It's been an exciting few weeks for Turene Jones who has seen her name in lights in the arts and cultural capital of New Zealand.

I Ain't Mad at Cha, a play written by Jones, was picked to show at Wellington's Kia Mau Festival, an indigenous showcase of theatre and dance.

"I'm amazed," Jones said.

"I freak out about how it is even being performed in the first place so to have it go somewhere else outside of Auckland, let alone the Kia Mau Festival, blows my mind."

Advertisement

The script revolves around a young Māori boy in 1999 and while some reviews have titled it a rap musical, Jones is hesitant.

"I don't really see the music as the driving force of the play, it's more a device to move the drama along.

"I kind of used it for the main character, when he can't articulate through words he does it through rap."

And if the title of the play, I Ain't Mad at Cha, made your ears prick up, you wouldn't be wrong in assuming the play was inspired by Tupac and his song with the same name.

While at university, Jones was tasked with writing a musical scene - although she had never put pen to paper before.

"But I listen to music when I'm trying to get ideas and I predominately only listen to rap, hip hop and RnB.

"The Tupac song came on and I thought, 'I wonder if I would get in trouble writing a rap musical?' Because it is such a controversial genre of music."

But she wrote it anyway and now has a well-rehearsed play seen by hundreds of people.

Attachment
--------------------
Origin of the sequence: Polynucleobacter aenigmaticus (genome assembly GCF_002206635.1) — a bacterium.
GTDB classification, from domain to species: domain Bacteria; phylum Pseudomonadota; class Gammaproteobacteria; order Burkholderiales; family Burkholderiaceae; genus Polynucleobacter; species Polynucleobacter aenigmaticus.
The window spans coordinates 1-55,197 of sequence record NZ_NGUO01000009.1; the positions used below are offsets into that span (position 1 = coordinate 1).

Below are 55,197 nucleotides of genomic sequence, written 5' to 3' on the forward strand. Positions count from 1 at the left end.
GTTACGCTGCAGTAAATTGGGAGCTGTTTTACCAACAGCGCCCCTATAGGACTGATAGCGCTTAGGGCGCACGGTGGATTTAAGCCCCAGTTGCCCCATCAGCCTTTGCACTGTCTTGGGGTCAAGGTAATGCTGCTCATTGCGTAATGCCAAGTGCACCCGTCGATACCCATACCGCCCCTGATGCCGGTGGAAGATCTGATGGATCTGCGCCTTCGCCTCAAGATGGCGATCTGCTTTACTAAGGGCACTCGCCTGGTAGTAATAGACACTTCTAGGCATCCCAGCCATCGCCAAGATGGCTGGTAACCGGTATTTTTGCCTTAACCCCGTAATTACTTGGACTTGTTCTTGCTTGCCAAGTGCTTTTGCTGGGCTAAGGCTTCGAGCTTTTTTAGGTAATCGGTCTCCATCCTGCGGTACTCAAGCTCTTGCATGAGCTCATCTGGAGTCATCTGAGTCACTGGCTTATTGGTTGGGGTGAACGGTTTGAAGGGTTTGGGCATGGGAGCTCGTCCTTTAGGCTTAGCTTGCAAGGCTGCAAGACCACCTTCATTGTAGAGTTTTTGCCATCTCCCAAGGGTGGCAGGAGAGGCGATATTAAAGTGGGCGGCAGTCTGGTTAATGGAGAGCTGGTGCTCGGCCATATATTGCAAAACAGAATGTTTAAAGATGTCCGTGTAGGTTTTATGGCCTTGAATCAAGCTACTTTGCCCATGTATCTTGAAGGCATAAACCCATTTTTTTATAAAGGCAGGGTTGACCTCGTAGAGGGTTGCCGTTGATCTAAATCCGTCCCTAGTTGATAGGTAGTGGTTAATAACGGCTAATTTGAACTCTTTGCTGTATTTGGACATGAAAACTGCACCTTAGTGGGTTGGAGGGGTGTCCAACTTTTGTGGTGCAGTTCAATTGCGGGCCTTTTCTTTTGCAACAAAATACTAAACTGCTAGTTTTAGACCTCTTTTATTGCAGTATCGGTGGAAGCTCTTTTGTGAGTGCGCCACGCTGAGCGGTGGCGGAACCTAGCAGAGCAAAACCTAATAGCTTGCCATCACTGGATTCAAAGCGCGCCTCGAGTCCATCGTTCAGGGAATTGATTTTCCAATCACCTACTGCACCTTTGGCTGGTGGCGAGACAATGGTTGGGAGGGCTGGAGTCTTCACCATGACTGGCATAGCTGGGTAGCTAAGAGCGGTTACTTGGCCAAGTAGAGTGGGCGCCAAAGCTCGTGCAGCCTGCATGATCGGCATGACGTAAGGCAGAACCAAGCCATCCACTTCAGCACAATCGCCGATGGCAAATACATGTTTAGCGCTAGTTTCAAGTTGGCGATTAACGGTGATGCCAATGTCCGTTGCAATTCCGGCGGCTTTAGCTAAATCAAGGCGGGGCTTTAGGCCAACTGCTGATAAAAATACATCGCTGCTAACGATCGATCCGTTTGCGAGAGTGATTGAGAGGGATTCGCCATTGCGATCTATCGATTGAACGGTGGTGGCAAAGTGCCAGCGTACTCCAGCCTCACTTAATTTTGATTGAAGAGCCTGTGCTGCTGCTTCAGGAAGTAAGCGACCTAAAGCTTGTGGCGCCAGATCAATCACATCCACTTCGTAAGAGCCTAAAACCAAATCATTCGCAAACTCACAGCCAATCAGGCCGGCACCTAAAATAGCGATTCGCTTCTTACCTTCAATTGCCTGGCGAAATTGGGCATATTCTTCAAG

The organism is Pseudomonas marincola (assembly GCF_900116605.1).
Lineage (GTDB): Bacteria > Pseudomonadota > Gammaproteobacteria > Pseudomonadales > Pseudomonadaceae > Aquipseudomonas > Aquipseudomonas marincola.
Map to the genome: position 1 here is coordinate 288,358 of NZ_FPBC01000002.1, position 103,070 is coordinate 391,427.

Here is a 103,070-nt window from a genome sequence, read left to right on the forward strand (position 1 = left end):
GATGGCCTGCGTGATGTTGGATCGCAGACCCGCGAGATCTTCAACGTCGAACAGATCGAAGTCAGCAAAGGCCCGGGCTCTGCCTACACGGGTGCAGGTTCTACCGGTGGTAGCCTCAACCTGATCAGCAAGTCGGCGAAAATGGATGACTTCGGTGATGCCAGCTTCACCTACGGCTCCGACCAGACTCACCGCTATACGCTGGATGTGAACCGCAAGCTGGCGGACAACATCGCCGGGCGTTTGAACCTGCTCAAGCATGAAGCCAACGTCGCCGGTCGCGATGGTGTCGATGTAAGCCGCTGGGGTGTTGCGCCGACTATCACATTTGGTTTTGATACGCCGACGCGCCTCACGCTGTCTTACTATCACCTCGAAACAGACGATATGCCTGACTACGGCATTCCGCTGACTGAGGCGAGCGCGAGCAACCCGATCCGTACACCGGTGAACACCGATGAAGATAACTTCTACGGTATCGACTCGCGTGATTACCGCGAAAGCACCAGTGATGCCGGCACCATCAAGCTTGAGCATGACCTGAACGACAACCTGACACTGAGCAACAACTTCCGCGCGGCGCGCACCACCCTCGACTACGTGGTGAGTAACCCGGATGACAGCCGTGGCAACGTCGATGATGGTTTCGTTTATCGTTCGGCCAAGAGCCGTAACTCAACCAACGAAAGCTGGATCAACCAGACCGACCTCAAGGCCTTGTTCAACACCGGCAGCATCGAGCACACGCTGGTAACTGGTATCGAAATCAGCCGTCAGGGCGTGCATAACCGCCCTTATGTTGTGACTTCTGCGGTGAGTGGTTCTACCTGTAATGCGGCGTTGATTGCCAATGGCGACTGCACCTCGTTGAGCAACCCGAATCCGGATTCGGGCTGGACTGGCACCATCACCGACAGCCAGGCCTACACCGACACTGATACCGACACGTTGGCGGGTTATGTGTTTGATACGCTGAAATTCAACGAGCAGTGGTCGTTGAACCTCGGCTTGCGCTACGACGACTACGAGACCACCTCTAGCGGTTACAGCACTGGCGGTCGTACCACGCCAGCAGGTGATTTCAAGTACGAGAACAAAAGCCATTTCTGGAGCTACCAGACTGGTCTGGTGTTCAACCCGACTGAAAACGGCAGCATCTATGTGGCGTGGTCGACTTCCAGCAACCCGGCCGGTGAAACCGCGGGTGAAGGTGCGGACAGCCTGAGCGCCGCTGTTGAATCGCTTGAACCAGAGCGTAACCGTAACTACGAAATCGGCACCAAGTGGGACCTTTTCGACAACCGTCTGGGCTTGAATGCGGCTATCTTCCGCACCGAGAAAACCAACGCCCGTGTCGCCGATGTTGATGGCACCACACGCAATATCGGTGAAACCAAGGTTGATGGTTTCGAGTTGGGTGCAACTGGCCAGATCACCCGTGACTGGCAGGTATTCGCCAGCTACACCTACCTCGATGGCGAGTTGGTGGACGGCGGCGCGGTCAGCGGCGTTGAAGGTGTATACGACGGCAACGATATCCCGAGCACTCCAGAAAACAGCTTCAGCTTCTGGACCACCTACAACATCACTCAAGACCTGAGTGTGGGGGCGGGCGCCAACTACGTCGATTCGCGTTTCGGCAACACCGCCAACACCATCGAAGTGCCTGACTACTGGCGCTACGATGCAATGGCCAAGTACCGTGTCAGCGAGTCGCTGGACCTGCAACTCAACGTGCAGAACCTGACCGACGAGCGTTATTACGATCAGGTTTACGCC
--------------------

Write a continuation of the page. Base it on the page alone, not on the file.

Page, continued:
Many of the scenes were borne of Jones' own experience, including when the main character is racially profiled and accused of stealing in a dairy while reading a newspaper.

"When I was writing the play I injected all of the things I was feeling at the time, and still do, about race issues and especially about our young Māori men."

Growing up in Rotorua but now studying and living in Auckland, Jones also wanted to include a new issue she had discovered by being Māori.

"It is strange being an indigenous person in predominately white society but then going home to Rotorua where Māori are everywhere.

"I fit in [the play] not knowing where you belong in a white world but trying to fit in your culture as well which is something I feel quite often."

She said while she didn't want audiences to feel attacked, she hoped they would watch the play and start monitoring themselves.

"I am quite fair so Pākehā people would say racist things in front of me not even realising I'm Māori.

"My goal is to make people realise the little things they say can be quite hurtful."

The Kia Mau Festival started on June 1 and finished on Saturday.